ArcelorMittal will idle its Conshohocken rolling mill and lay off 150 steelworkers, the company said Tuesday in confirming a statement put out by the United Steeworkers.
In its statement issued Monday, the USW blamed the Trump administration’s lack of action on steel imports for the loss of jobs.
In April, the president called on the Department of Commerce to act expeditiously, but five months have passed without any action taking place, the union said, arguing that the delay is also putting U.S. soldiers in the field at risk.
“Originally we were told that the steel investigation would be done by June,” said USW International Vice President Thomas M. Conway. “Now, press reports indicate the work is essentially done, but the White House wants to wait until Congress finishes tax reform.
“Steelworkers are angry that their jobs and national security interests are treated as secondary to tax cuts for the rich and powerful. Our national security should always come first,” Conway said. “Many steelworkers being laid off at this facility proudly wore the uniform and are dedicated to making vital equipment for our troops. The administration’s refusal to act is just another sign that the Washington swamp has not been drained; it is business as usual. The White House needs to get its priorities straight.”
Company Spokeswoman Mary Beth Holdford confirmed the cutbacks in an email.
“ArcelorMittal USA will consolidate its plate operations by idling its rolling mill in Conshohocken, Penn., within the next year,” Holdford wrote. “This decision was precipitated by the limited demand from key manufacturers that build bridges, ships, tank cars, and military equipment, coupled with the ongoing surge of unfairly traded imports of steel.”
The Conshohocken facility will continue to operate its unique heat treat, finishing and inspection facilities to finish steel rolled by its sister facilities in Coatesville and Burns Harbor, Ind. It was not immediately known how many jobs will remain to do that work.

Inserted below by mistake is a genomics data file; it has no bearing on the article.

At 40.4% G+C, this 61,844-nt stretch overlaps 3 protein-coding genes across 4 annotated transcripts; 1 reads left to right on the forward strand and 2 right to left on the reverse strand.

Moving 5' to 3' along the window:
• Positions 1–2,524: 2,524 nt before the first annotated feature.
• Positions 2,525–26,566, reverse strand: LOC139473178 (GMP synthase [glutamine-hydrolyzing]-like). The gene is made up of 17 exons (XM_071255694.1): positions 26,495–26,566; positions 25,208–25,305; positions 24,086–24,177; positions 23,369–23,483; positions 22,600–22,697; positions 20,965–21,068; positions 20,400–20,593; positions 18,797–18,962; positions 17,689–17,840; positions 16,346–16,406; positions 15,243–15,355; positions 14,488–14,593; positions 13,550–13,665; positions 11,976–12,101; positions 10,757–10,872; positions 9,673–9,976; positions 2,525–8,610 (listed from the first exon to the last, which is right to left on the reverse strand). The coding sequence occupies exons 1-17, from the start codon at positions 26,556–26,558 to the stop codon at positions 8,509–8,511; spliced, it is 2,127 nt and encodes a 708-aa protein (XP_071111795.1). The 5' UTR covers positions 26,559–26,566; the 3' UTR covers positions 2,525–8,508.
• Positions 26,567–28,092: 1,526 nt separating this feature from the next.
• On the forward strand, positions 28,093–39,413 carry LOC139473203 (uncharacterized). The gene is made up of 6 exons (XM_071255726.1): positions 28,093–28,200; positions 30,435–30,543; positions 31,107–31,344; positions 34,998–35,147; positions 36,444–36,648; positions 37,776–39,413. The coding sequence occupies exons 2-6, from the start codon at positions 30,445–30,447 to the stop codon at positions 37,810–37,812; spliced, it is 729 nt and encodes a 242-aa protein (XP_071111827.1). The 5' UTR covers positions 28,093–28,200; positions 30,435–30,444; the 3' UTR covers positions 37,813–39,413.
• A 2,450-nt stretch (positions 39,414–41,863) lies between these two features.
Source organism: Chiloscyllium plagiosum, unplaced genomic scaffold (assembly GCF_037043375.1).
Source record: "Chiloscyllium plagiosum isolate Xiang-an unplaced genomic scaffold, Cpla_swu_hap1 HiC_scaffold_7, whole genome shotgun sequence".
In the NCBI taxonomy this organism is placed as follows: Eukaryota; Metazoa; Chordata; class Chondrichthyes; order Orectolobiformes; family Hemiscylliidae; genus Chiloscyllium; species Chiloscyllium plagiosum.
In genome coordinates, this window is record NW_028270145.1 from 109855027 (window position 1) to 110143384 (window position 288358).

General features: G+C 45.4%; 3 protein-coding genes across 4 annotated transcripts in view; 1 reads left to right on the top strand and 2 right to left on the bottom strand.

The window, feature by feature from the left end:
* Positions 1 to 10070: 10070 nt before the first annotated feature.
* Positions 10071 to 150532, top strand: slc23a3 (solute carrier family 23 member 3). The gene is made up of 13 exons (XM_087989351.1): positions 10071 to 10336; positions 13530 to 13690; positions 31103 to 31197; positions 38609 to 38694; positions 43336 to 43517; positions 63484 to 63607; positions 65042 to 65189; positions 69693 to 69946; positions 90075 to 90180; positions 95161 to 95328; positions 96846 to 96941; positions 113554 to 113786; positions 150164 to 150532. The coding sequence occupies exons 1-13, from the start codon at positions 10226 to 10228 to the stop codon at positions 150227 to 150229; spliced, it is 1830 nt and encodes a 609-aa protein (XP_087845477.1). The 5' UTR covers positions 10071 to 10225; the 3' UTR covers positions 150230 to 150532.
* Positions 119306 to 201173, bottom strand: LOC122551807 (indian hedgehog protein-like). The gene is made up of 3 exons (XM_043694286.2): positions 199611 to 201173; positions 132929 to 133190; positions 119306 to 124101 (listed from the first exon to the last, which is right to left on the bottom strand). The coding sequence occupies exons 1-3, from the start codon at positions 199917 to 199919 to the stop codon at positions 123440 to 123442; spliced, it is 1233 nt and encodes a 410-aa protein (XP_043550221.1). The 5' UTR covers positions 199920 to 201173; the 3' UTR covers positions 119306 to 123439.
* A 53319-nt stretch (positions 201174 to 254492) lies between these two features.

“The product transfer from Conshohocken to our Coatesville and Burns Harbor facilities will have minimal impact to our customers and our product capabilities and offerings,” Holdford said. “Additional investments in Burns Harbor and Coatesville will be made to efficiently accommodate the product transfer.”
The leadership team in Conshohocken is working on an implementation plan for the layoffs, and will solicit input from the United Steelworkers, Holdford added.
In its letter to the secretaries of commerce and defense, the union calls on the administration to complete its Section 232 investigation on the national security impact of steel imports. U.S. Sens. Robert P. Casey Jr. and Patrick J. Toomey as well as U.S. Reps. Brendan F. Boyle, Dwight Evans, Ryan Costello, Patrick Meehan and Brian Fitzpatrick were copied on the letter.
“The idling of this steel facility and layoff ... is another direct blow to our national security,” said USW International President Leo W. Gerard said. “Our soldiers deployed in harm’s way depend on products made in this facility in building Mine-Resistant Ambush-Protected (MRAP) vehicles, Bradley land systems and all Navy Seapower systems. This steel closure is on the administration’s watch. At what point will they conclude their investigation and act?”
The USW represents 850,000 workers in North America, including the union workers in Conshohocken and Coatesville.